If they’d rather stay indoors, our network also integrates geolocation capacities that help students and staff find the nearest available reading or conference room.
Securing the Cloud In-House
A third improvement has been the adoption of in-house cloud-based storage. Our researchers have to compile and process massive amounts of data, and the best way to share and stockpile it is on the cloud. However, as a public institution, we are subject to Spanish laws and, as a result, we cannot use external storage services like Dropbox or Google Drive. Thanks to Cisco’s Nexus 9000 switches and software-defined network services, our researchers can easily access UGR’s internal cloud anytime from anywhere inside or outside the university. To further facilitate research, users now have direct network access to the University’s Alhambra supercomputer cluster.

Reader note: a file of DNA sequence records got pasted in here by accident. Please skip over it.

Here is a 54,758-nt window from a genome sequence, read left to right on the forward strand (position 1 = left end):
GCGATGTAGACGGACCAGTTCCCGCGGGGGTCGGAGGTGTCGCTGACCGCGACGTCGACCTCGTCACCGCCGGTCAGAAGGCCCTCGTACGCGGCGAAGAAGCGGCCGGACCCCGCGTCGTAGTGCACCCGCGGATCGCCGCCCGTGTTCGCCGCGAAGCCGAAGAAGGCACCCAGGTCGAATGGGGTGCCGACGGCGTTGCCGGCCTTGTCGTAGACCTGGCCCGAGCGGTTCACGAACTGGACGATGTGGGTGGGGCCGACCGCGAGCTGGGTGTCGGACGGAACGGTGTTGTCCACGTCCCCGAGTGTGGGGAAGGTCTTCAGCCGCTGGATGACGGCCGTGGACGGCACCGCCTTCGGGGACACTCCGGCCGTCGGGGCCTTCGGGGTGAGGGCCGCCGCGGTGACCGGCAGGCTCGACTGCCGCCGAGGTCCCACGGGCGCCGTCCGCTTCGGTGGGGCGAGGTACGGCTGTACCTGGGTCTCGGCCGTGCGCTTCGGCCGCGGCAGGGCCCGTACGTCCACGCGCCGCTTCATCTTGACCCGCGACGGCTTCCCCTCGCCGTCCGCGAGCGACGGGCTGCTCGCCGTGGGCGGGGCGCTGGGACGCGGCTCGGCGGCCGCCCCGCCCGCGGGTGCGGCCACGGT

Research is a collaborative effort, and our scholars and experts are often working with colleagues at other universities around the world and in the private sector. This requires robust and flexible network security mechanisms that can recognize, manage, and authenticate different types of user accounts with varying access levels.
Thanks to Cisco, our 33,000 physicals endpoints and 300,000 wireless devices are secure. If there is a breach or a security concern, we can quarantine a user until the issue is resolved. We can also blacklist any IP address using comprehensive threat intelligence functionalities. Not only is security centralized, but it is also highly automated. As a result, we can often spot and neutralize a threat before it becomes a problem.
Consolidating Network Management